Model behaviour

Antony Begley

The news that Co-op has opened its first franchise store in Scotland – at Stirling University – has certainly created a little ripple of excitement and interest, and it’s also what sparked the idea for this month’s cover story.

That and the fact that a load of wholesalers and retailers seem to be suddenly trying out new operating models as alternatives to the traditional symbol group model. Nisa and Costcutter have launched Co-op franchises down south, Midlands-based Spar wholesaler AF Blakemore has opened its first ‘commission operator’ model store and, closer to home, CJ Lang boss Colin McLean admitted during a recent call that Spar Scotland is “definitely interested” in exploring the commission operator model up here.

The moves haven’t escaped the attention of retailers either. In a single week I took three calls from three independent retailers asking how the Co-op franchise worked – so I thought I’d do my job and find out for them. Hence this month’s cover story and the very interesting interview I did with Co-op’s Head of New Channels, Martin Rogers.

There are all sorts of upsides to the new models for independent retailers, as well as some obvious downsides – the loss of control over ranging being the most obvious one. But there are some compelling arguments in there, not least the fact that, for instance, the typical Co-op franchisee saw sales increase by 50% after joining, and those are pre-Covid increases.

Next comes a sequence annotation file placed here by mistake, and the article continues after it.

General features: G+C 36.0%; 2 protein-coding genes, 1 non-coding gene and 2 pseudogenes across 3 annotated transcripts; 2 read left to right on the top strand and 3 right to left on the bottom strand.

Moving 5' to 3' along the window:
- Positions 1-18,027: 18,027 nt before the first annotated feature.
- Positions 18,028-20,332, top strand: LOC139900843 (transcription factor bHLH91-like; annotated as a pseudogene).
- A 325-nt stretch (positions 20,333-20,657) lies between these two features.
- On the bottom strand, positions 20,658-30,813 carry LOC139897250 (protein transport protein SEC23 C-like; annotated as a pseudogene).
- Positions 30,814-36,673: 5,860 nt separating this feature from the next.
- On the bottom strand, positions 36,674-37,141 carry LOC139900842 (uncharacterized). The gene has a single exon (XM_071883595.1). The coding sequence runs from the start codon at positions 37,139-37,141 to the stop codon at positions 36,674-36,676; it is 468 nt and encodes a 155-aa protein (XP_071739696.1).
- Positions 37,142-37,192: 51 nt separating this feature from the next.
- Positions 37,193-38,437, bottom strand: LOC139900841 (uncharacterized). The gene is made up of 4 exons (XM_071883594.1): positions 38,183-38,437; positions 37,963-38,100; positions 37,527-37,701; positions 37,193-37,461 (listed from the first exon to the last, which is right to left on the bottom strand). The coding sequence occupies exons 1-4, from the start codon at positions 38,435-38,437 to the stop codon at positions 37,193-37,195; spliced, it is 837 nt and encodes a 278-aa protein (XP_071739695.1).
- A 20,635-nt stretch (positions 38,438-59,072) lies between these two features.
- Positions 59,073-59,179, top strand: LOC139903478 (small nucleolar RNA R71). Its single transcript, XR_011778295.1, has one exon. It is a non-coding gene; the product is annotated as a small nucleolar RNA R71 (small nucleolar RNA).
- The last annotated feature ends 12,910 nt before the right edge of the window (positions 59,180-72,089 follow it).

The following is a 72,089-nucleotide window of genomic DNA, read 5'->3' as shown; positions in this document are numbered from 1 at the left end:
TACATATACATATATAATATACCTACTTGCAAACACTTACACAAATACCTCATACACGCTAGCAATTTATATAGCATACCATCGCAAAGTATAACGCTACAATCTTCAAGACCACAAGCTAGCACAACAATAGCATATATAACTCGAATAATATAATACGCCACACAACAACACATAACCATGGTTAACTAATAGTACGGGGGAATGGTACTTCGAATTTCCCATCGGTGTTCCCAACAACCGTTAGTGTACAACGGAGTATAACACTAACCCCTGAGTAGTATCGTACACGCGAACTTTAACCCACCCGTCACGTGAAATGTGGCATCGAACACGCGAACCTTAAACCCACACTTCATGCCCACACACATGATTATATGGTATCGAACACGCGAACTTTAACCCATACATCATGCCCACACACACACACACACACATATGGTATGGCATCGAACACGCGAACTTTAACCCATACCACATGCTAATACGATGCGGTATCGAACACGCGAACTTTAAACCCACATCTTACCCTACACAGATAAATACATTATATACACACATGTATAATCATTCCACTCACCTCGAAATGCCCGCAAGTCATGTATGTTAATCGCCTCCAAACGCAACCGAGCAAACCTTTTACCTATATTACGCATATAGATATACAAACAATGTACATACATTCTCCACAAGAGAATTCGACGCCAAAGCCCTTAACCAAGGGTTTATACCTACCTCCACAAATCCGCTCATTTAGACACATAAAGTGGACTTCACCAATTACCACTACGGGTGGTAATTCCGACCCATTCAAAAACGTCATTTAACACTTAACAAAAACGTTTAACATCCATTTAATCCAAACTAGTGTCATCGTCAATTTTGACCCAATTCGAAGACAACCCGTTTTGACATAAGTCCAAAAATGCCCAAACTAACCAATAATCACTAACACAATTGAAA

Agree with it or not, the Co-op’s response to that concern is that they operate thousands of stores across the UK and know what a good range looks like and if they’re going to offer independent retailers access to the highly valuable Co-op masterbrand, they want franchised stores to “look, feel and smell like a Co-op”. So it comes down to whether retailers are prepared to sacrifice some control for bigger sales, but the cookie cutter model is particularly interesting for retailers keen to grow a chain of stores relatively quickly.

The Spar commission operator model is broadly similar, albeit the store is actually owned by the wholesaler and operated by the independent retailer, but the benefits are roughly the same.

Franchise and commission operator models aren’t new – they’re bog standard for many forecourt operators – but they’re relatively new to convenience and it will be interesting to see how whether these new models gain traction in Scotland over the next year.

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Antony Begley, Publishing Director

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